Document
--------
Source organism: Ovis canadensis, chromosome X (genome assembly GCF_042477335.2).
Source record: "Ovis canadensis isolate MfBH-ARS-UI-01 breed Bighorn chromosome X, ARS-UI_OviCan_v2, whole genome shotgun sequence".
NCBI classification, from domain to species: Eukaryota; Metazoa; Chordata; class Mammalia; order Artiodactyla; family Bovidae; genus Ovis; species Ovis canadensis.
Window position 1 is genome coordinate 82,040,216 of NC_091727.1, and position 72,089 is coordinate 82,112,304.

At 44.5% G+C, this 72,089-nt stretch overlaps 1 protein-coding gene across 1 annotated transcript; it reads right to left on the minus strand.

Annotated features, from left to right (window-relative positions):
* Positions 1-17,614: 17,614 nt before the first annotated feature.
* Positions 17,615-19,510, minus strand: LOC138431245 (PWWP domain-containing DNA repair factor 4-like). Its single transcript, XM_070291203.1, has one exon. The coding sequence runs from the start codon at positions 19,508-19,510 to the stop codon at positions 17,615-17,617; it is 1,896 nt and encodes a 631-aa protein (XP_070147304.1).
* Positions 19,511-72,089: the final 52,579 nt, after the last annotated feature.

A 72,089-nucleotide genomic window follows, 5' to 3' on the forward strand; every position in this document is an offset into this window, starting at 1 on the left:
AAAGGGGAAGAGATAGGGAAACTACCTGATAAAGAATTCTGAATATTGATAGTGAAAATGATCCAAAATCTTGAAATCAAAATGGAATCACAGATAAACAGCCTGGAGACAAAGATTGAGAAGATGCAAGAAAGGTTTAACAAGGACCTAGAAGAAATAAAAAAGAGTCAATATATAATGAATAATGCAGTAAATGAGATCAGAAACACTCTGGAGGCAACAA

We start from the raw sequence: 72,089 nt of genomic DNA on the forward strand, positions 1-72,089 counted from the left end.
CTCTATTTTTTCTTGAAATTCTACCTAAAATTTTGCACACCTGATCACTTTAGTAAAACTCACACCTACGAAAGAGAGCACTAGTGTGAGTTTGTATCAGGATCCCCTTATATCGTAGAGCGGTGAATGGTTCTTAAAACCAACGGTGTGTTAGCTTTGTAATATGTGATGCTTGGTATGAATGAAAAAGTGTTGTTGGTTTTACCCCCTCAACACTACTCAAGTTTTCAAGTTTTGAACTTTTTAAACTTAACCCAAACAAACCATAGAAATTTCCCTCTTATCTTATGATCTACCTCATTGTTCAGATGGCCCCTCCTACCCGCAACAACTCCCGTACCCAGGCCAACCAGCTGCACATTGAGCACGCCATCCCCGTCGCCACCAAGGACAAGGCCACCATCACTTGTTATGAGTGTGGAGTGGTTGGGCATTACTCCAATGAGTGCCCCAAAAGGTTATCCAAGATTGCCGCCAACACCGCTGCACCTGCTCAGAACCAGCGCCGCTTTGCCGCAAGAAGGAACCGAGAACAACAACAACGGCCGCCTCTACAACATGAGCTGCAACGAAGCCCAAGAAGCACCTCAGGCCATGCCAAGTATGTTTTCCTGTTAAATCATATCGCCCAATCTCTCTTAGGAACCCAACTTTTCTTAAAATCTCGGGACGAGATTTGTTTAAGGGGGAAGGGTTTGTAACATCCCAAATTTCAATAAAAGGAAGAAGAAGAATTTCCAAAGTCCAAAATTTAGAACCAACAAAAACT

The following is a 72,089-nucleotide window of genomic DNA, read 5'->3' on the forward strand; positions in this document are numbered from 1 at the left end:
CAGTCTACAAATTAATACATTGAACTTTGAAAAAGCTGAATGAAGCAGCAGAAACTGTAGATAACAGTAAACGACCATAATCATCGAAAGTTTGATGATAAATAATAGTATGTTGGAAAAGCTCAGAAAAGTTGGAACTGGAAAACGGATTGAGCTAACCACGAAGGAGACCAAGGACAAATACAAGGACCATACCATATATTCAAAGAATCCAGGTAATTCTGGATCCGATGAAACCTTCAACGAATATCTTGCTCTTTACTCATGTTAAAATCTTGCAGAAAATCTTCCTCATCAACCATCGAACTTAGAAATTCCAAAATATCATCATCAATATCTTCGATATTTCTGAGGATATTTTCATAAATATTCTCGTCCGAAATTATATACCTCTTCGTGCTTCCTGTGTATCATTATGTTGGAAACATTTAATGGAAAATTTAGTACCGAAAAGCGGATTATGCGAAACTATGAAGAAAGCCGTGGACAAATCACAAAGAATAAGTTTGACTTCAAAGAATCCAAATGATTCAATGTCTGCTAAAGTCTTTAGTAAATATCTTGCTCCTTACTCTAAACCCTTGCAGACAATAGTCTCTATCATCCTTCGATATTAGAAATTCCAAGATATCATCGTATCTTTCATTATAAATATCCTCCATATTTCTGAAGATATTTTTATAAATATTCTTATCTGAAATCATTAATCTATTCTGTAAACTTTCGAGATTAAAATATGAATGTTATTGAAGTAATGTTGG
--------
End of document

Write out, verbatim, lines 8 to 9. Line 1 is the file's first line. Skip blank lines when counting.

* Positions 17,615-19,510, minus strand: LOC138431245 (PWWP domain-containing DNA repair factor 4-like). Its single transcript, XM_070291203.1, has one exon. The coding sequence runs from the start codon at positions 19,508-19,510 to the stop codon at positions 17,615-17,617; it is 1,896 nt and encodes a 631-aa protein (XP_070147304.1).
* Positions 19,511-72,089: the final 52,579 nt, after the last annotated feature.